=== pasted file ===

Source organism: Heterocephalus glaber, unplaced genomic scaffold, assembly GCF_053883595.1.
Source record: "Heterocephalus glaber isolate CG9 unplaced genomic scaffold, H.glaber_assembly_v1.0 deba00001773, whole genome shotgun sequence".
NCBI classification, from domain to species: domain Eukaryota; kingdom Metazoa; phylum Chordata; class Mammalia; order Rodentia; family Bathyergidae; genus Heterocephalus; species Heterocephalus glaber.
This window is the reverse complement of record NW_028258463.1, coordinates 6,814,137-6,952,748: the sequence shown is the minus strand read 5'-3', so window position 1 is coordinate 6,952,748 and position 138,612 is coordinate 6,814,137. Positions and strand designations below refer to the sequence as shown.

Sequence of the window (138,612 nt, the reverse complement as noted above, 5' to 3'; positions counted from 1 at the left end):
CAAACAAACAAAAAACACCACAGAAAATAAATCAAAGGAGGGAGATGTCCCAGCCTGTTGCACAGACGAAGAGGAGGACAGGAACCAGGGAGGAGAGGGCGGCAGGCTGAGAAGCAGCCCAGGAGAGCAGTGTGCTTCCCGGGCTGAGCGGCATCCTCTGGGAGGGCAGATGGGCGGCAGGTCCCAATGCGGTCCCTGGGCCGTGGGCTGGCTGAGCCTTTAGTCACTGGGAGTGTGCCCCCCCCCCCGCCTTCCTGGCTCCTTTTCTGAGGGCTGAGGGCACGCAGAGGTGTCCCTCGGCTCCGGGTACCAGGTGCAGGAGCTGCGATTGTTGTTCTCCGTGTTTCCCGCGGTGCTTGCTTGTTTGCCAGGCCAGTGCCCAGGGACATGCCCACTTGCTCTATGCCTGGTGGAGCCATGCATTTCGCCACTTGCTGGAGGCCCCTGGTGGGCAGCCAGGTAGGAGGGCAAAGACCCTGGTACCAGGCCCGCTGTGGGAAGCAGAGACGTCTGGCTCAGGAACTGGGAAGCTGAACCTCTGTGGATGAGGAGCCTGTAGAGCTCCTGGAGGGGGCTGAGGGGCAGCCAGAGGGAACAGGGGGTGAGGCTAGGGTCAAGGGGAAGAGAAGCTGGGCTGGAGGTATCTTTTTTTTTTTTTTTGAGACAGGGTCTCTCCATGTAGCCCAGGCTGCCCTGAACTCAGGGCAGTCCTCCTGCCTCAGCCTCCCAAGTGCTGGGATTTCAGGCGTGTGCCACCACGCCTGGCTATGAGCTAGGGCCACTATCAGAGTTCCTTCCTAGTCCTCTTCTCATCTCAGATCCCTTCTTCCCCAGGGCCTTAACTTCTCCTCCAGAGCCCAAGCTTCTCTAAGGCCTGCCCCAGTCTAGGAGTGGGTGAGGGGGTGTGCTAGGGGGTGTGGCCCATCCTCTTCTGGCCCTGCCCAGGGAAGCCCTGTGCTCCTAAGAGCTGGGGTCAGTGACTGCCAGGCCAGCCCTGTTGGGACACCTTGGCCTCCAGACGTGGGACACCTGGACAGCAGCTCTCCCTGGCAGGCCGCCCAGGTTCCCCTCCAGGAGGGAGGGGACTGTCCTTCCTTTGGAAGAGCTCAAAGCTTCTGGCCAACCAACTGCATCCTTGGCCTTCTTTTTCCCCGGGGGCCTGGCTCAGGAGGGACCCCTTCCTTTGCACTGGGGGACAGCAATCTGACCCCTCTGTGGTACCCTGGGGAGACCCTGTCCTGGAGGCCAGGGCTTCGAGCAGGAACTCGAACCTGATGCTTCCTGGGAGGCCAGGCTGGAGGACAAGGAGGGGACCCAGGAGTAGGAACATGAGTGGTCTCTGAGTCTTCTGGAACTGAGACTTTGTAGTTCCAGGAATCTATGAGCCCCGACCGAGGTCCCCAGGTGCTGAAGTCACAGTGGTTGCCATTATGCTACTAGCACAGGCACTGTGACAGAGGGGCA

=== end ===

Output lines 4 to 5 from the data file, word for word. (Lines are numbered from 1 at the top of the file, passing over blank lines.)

This window is the reverse complement of record NW_028258463.1, coordinates 6,814,137-6,952,748: the sequence shown is the minus strand read 5'-3', so window position 1 is coordinate 6,952,748 and position 138,612 is coordinate 6,814,137. Positions and strand designations below refer to the sequence as shown.

Sequence of the window (138,612 nt, the reverse complement as noted above, 5' to 3'; positions counted from 1 at the left end):